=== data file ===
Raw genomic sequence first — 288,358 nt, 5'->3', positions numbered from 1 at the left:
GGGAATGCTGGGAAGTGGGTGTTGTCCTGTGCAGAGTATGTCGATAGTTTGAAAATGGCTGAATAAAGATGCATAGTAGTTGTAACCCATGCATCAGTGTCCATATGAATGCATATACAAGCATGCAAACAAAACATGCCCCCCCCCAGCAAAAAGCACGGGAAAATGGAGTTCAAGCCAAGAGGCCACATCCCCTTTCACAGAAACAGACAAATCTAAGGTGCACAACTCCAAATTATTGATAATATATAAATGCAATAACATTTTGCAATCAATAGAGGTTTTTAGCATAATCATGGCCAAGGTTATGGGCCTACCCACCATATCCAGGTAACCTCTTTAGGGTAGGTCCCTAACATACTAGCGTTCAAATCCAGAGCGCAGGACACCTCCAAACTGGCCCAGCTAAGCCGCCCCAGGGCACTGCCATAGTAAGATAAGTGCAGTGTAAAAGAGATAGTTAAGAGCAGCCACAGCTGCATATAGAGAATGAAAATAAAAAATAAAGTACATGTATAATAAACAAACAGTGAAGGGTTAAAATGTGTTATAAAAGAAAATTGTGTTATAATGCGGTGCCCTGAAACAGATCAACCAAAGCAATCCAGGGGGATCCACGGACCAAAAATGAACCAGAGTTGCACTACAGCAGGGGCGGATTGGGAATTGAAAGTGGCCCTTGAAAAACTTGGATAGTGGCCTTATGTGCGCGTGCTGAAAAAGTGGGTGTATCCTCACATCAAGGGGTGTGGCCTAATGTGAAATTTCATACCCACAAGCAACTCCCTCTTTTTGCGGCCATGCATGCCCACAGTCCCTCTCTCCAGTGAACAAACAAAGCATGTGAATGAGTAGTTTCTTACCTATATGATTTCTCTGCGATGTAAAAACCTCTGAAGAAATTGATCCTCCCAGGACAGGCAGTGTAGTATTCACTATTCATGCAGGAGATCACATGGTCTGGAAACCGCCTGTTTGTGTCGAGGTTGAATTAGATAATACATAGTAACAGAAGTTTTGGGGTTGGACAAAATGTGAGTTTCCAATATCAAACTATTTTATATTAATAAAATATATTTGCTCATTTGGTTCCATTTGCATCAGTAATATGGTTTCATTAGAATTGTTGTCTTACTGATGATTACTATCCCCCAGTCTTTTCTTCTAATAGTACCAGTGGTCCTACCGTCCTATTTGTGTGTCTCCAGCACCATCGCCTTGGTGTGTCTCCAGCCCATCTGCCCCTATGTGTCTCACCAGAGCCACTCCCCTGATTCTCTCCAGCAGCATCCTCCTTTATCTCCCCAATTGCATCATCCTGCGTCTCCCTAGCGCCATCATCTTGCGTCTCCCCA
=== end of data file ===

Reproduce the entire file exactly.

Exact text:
Raw genomic sequence first — 288,358 nt, 5'->3', positions numbered from 1 at the left:
GGGAATGCTGGGAAGTGGGTGTTGTCCTGTGCAGAGTATGTCGATAGTTTGAAAATGGCTGAATAAAGATGCATAGTAGTTGTAACCCATGCATCAGTGTCCATATGAATGCATATACAAGCATGCAAACAAAACATGCCCCCCCCCAGCAAAAAGCACGGGAAAATGGAGTTCAAGCCAAGAGGCCACATCCCCTTTCACAGAAACAGACAAATCTAAGGTGCACAACTCCAAATTATTGATAATATATAAATGCAATAACATTTTGCAATCAATAGAGGTTTTTAGCATAATCATGGCCAAGGTTATGGGCCTACCCACCATATCCAGGTAACCTCTTTAGGGTAGGTCCCTAACATACTAGCGTTCAAATCCAGAGCGCAGGACACCTCCAAACTGGCCCAGCTAAGCCGCCCCAGGGCACTGCCATAGTAAGATAAGTGCAGTGTAAAAGAGATAGTTAAGAGCAGCCACAGCTGCATATAGAGAATGAAAATAAAAAATAAAGTACATGTATAATAAACAAACAGTGAAGGGTTAAAATGTGTTATAAAAGAAAATTGTGTTATAATGCGGTGCCCTGAAACAGATCAACCAAAGCAATCCAGGGGGATCCACGGACCAAAAATGAACCAGAGTTGCACTACAGCAGGGGCGGATTGGGAATTGAAAGTGGCCCTTGAAAAACTTGGATAGTGGCCTTATGTGCGCGTGCTGAAAAAGTGGGTGTATCCTCACATCAAGGGGTGTGGCCTAATGTGAAATTTCATACCCACAAGCAACTCCCTCTTTTTGCGGCCATGCATGCCCACAGTCCCTCTCTCCAGTGAACAAACAAAGCATGTGAATGAGTAGTTTCTTACCTATATGATTTCTCTGCGATGTAAAAACCTCTGAAGAAATTGATCCTCCCAGGACAGGCAGTGTAGTATTCACTATTCATGCAGGAGATCACATGGTCTGGAAACCGCCTGTTTGTGTCGAGGTTGAATTAGATAATACATAGTAACAGAAGTTTTGGGGTTGGACAAAATGTGAGTTTCCAATATCAAACTATTTTATATTAATAAAATATATTTGCTCATTTGGTTCCATTTGCATCAGTAATATGGTTTCATTAGAATTGTTGTCTTACTGATGATTACTATCCCCCAGTCTTTTCTTCTAATAGTACCAGTGGTCCTACCGTCCTATTTGTGTGTCTCCAGCACCATCGCCTTGGTGTGTCTCCAGCCCATCTGCCCCTATGTGTCTCACCAGAGCCACTCCCCTGATTCTCTCCAGCAGCATCCTCCTTTATCTCCCCAATTGCATCATCCTGCGTCTCCCTAGCGCCATCATCTTGCGTCTCCCCA